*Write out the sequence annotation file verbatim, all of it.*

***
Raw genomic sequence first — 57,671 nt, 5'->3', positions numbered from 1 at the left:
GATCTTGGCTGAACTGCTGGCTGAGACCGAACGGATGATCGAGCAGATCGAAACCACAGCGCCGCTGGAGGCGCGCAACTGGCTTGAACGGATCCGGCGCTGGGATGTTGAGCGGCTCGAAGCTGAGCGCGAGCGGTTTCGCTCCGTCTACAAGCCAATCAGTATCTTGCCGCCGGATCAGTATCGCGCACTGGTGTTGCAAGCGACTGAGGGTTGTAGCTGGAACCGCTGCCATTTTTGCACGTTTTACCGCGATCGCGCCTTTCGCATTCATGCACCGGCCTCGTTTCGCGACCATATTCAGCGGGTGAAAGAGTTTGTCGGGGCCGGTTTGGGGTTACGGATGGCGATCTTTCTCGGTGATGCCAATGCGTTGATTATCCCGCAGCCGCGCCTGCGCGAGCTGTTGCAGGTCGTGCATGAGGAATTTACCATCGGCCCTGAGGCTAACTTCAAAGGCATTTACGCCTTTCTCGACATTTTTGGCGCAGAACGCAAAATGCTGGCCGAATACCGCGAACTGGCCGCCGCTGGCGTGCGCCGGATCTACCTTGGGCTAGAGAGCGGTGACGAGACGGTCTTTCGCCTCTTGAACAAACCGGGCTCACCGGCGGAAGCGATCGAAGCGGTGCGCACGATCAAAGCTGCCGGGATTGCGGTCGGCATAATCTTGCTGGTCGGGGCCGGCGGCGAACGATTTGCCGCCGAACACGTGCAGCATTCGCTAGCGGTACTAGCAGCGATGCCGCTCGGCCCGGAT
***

Raw genomic sequence first — 57,671 nt, 5'->3', positions numbered from 1 at the left:
GATCTTGGCTGAACTGCTGGCTGAGACCGAACGGATGATCGAGCAGATCGAAACCACAGCGCCGCTGGAGGCGCGCAACTGGCTTGAACGGATCCGGCGCTGGGATGTTGAGCGGCTCGAAGCTGAGCGCGAGCGGTTTCGCTCCGTCTACAAGCCAATCAGTATCTTGCCGCCGGATCAGTATCGCGCACTGGTGTTGCAAGCGACTGAGGGTTGTAGCTGGAACCGCTGCCATTTTTGCACGTTTTACCGCGATCGCGCCTTTCGCATTCATGCACCGGCCTCGTTTCGCGACCATATTCAGCGGGTGAAAGAGTTTGTCGGGGCCGGTTTGGGGTTACGGATGGCGATCTTTCTCGGTGATGCCAATGCGTTGATTATCCCGCAGCCGCGCCTGCGCGAGCTGTTGCAGGTCGTGCATGAGGAATTTACCATCGGCCCTGAGGCTAACTTCAAAGGCATTTACGCCTTTCTCGACATTTTTGGCGCAGAACGCAAAATGCTGGCCGAATACCGCGAACTGGCCGCCGCTGGCGTGCGCCGGATCTACCTTGGGCTAGAGAGCGGTGACGAGACGGTCTTTCGCCTCTTGAACAAACCGGGCTCACCGGCGGAAGCGATCGAAGCGGTGCGCACGATCAAAGCTGCCGGGATTGCGGTCGGCATAATCTTGCTGGTCGGGGCCGGCGGCGAACGATTTGCCGCCGAACACGTGCAGCATTCGCTAGCGGTACTAGCAGCGATGCCGCTCGGCCCGGAT